Leader of Birmingham.pm [pm.org] and a CPAN author [cpan.org]. Co-organised YAPC::Europe in 2006 and the 2009 QA Hackathon, responsible for the YAPC Conference Surveys [yapc-surveys.org] and the QA Hackathon [qa-hackathon.org] websites. Also the current caretaker for the CPAN Testers websites and data stores.
If you really want to find out more, buy me a Guinness
Cross-posted from the CPAN Testers Blog.
This post is a bit of a celebration (you'll have to imagine the fireworks and associated oohs and ahhs), as last month we hit a few very notable milestones.
The 5 Millionth Post
Firstly, Chris Williams posted the 5 millionth post on 13th August. While very notable, many posts to the cpan-testers mailing list are CPAN Upload messages and in the early years included discussions when the submission of reports was fairly low. So it doesn't equate to the 5 millionth report. However,
The 5 Millionth Report
For our second milestone, Oliver Paukstadt posted the 5 millionth report on 25th August. Considering we only had our 4 millionth post in June, it's been an incredibly short period of time to post 1 million reports. Over 300,000 of those reports came from Dan Collins and Chris Williams who both topped over 196,000 reports and 107,000 report respectively for July and August.
The sheer volume of processing was noted on the CPAN Testers server, as the page builder was put under load to consume the reports as quickly as possible. Thankfully it has been coping rather well and while some page requests have been delayed by up to 3 days at times (it takes over 5 days to rebuild the site from scratch!), the number of pages outstanding has been very manageable. This has largely been a good thing as I was on holiday last week, without any internet access, and I wouldn't have been able to do anything had something gone wrong. A testament to stability of the server these days.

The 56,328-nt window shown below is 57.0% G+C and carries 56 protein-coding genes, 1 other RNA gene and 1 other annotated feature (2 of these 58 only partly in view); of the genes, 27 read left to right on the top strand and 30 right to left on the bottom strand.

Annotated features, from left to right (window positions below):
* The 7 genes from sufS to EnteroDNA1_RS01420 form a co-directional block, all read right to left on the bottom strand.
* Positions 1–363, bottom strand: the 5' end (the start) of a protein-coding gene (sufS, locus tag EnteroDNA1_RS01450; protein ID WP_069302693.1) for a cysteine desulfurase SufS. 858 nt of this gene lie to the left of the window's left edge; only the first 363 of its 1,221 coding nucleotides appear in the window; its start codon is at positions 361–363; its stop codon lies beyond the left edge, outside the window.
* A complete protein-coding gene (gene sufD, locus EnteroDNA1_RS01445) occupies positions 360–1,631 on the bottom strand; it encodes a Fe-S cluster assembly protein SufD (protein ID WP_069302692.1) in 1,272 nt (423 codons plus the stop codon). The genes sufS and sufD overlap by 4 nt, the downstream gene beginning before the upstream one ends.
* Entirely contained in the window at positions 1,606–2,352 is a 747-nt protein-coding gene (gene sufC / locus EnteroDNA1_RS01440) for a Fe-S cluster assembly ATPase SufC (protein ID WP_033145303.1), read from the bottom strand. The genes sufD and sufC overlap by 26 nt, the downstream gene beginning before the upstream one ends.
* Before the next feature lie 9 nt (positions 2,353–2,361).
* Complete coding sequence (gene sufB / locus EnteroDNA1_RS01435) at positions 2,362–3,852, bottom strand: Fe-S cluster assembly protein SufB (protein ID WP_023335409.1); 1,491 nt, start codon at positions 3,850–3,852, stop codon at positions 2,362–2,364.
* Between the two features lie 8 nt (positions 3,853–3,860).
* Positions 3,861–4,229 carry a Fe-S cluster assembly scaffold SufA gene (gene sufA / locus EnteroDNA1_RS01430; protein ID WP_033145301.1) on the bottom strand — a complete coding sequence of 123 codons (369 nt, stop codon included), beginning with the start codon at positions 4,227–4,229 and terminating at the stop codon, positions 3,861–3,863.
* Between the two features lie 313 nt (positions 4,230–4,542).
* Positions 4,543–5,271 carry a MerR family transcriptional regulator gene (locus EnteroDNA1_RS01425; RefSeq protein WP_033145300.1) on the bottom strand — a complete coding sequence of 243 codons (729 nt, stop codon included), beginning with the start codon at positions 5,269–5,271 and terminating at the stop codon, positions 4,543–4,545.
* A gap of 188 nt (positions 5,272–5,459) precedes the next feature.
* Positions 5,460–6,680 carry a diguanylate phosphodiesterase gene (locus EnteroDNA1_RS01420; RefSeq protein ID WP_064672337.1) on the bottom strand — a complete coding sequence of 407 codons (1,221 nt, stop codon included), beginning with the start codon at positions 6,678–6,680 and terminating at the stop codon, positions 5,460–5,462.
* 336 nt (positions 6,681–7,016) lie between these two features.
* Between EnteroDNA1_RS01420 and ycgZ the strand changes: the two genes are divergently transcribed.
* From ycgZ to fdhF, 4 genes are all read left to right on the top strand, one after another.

CPAN Testers is Ten Years Old
Thirdly, yes we hit another milestone last month, and perhaps the biggest cause for celebration. CPAN Testers has been running now for TEN YEARS! On August 28th 1999, at 7:08am Pacific Standard Time, the very first post to the cpan-testers mailing was recorded, it was a CPAN Upload mail announcing Bundle-ABH had been released to CPAN. A few hours later, at 12:14pm Pacific Standard Time, the very first report was posted to the mailing list by Paul Schinder, an UNKNOWN report for FCGI-0.48 running on a Solaris box under Perl 5.5.3.
The idea of CPAN Testers was started by Chris Nandor and Graham Barr all those years ago, and has had many contributors to the eco-system since. Having said that notable mentions go to Robert Spier, Ask Bjørn Hansen, Andreas König, Jos Bormans, Léon Brocard, Audrey Tang, Adam Foxson, David Golden, Chris Williams, David Cantrell, Slaven Rezić, Adam Kennedy and I suppose it doesn't to hurt to mention myself (Barbie) too
My thanks to all the CPAN Testers who have contributed reports over the years, whether they have submitted several thousand or just the one, it has all helped.